Turbocharging Basics 101: Session 1:Pumped Up
An article from Import Racer! By Dino G. Tadokawa


All diagrams courtesy of Garrett Engine Boosting Systems

In the most basic form a turbocharger can be viewed as an exhaust driven air compressoróor simply, an air pump. A highly sophisticated air pump of course! In general, the more air you can cram into an engine, the more power your engine can create; this is accomplished with the right proportion of fuel and correct spark timing. Engine design integrity as well as engine swept volume, maximum rpm and volumetric efficiency plays a big part in this assumption. In any case, with a turbocharger onboard it makes your small displacement engine think it's really a large cubic inch displacement engine. Your little turbocharged 1.8 VTEC can hang with the domestic big boys and in many cases they can blow the Detroit iron into oblivion. Letís revisit the turbo gurus (all with the help of our lovely teaching aide) to figure out what an engine can do with a bunch of compressed air.

A turbocharger is a centrifugal air compressor powered by an exhaust driven radial inflow turbine stage which utilizes hot expanding exhaust gas energy that is normally wasted on a naturally aspirated engine.

Center Housing Rotational Assembly

The Guts
A turbocharger system is comprised of three integral stages known as the Compressor Stage, Turbine Stage and the CHRA. The heart, or main "guts" of the unit, is housed in what is called the CHRA (Center Housing Rotational Assembly). The CHRA consists of the compressor wheel and turbine shaft wheel assembly. The turbine wheel is the driving or propelling end of the turbocharger. It is often known as the "hot side," or "iron side," since it's always exposed to the heat of the spent exhaust gases. Integrated on a common shaft, the steel turbine wheel assembly is designed to drive the aluminum "cold side" compressor stage. The rotational unit "shaft wheel assembly" is supported both radially on free floating journal bearings, and axially the movement is controlled via a thrust bearing/collar assembly. The center housing itself is manufactured in both air cooled and water cooled configurations. As far as sealing is concerned, there are piston rings seals located at both ends to prevent oil/gas leakage within the CHRA assembly.

Turbine stage cutaway view

The turbine stage is the combination between the turbine wheel and turbine housing. Proper matching of turbine wheel size (trim and diffusion ratio) and turbine housing A/R (aspect ratios) determines a turbine stage match based on an engineís given flow requirements and ultimate application needs. This same concept applies to the compressor stage. Again, proper matching of compressor wheel size and aspect ratios determines the required flow and pressure capabilities for a given application. When determining a match for the proper power, balance between turbine and compressor stage is required. Leave the matching up to qualified turbo guru's though since they can best tailor the intended flow, pressure and efficiency range for your intended application requirements.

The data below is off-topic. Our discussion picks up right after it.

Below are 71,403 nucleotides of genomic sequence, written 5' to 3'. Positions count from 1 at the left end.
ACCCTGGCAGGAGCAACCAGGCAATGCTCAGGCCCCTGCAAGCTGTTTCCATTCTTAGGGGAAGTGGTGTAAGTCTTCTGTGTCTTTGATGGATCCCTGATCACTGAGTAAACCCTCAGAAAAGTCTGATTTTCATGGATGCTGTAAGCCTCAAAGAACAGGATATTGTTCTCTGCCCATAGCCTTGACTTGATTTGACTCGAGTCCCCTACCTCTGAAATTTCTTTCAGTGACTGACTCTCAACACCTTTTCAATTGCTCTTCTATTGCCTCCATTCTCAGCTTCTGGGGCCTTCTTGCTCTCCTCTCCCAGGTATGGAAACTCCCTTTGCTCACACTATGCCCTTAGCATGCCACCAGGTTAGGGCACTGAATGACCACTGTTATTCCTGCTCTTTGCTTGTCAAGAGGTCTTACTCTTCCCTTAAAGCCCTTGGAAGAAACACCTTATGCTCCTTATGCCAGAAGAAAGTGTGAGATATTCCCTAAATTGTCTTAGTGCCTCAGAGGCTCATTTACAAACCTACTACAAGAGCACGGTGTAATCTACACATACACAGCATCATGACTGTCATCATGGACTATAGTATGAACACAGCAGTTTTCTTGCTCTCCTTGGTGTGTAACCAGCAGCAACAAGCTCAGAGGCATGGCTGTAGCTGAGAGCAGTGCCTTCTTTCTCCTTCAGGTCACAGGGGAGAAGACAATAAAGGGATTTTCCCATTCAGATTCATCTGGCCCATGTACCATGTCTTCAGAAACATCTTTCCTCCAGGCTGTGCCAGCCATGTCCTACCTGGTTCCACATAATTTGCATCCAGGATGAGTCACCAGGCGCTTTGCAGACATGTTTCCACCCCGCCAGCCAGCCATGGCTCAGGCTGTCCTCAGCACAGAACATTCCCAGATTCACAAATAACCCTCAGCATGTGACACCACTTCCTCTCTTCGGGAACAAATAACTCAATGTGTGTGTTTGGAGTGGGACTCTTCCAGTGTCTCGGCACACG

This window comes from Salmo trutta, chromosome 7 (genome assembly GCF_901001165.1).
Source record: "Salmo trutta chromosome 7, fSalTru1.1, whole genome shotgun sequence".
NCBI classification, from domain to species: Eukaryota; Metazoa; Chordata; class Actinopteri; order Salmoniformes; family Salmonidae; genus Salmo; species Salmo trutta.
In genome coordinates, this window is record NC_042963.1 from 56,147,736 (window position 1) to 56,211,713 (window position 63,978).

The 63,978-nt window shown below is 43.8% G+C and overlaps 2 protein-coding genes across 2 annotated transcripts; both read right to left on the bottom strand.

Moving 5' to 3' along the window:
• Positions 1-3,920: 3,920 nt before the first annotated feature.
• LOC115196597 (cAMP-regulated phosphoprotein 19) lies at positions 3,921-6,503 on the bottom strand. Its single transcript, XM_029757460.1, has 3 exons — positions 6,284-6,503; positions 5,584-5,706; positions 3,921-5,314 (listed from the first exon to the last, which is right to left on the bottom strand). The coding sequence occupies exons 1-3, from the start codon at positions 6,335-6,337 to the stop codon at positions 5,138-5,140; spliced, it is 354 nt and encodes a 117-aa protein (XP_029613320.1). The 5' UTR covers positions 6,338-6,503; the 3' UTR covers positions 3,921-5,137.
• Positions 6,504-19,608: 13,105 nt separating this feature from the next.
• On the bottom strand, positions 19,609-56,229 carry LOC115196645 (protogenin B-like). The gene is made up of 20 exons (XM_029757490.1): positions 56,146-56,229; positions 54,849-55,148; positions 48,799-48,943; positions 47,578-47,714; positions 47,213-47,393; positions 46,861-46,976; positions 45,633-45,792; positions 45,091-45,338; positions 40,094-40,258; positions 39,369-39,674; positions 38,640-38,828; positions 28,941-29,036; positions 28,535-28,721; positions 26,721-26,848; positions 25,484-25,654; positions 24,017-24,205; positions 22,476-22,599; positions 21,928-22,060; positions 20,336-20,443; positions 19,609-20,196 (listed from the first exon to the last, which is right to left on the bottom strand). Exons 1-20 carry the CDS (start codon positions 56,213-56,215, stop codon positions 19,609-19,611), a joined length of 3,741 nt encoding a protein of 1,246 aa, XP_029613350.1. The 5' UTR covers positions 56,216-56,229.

Compressor stage cutaway view

The Spin
Looking at the total system the turbocharger is mounted to the engine's exhaust system via a turbocharger manifold. As the engine expends its exhaust, this pressurized exhaust gas enters the turbine housing and drives the impeller (device which resembles a propeller) turbine shaft wheel assembly. The hot expanding exhaust gases enter the turbine housing at higher and higher speeds as engine loads increase. As the common shaft wheel assembly spins under load, the compressor stage begins to spool (spin) up and develop compressed air pressure. This form of compressed air is known as "boost" pressure. This compressed air flows into your engine through your intake manifold (again, with the correct amount of fuel and spark) and the engine will develop more horsepower. Pretty simple, huh! It's funny that the mother earth gives us typically 14.696 psi (or 1 atmosphere, which equates to 101.3 kPa or 29.9 in. Hg., the same as 760mm Hg @ 0 degrees C) absolute pressure at sea level. In a naturally aspirated engine this is all we get to help the flow of the air and fuel mixture into our engines. But under forced induction (such as supercharging and turbocharging) the air is compressed and force-fed into the engine. This allows the engine to burn more fuel and air at the same time, thereby increasing the engine's power output.

Turbocharging is an example of advanced automotive technology at its best. It's a proven fact that boosted engine performance under the right conditions can outclass many of the so-called big displacement naturally aspirated performance engines.

Systems installation diagram

What's the purpose of turbocharging?
The primary purpose of a turbocharger is to increase the power output of an internal combustion engine. The power output is a direct result of the turbocharger compressorís ability to provide more air. The more air you can provide, with the correct amount of fuel, the more power your engine can produce.

Future Boost
In the next installment of BT101, the Turbo Guru extraordinaires will school you on more subjects related to turbocharging matching, purchasing a turbo and the questions you must ask when making a purchase, turbocharger installation and a final article on true factory "werks" racing turbochargers. Stay tuned for ongoing coverage in Basic Turbocharging 101.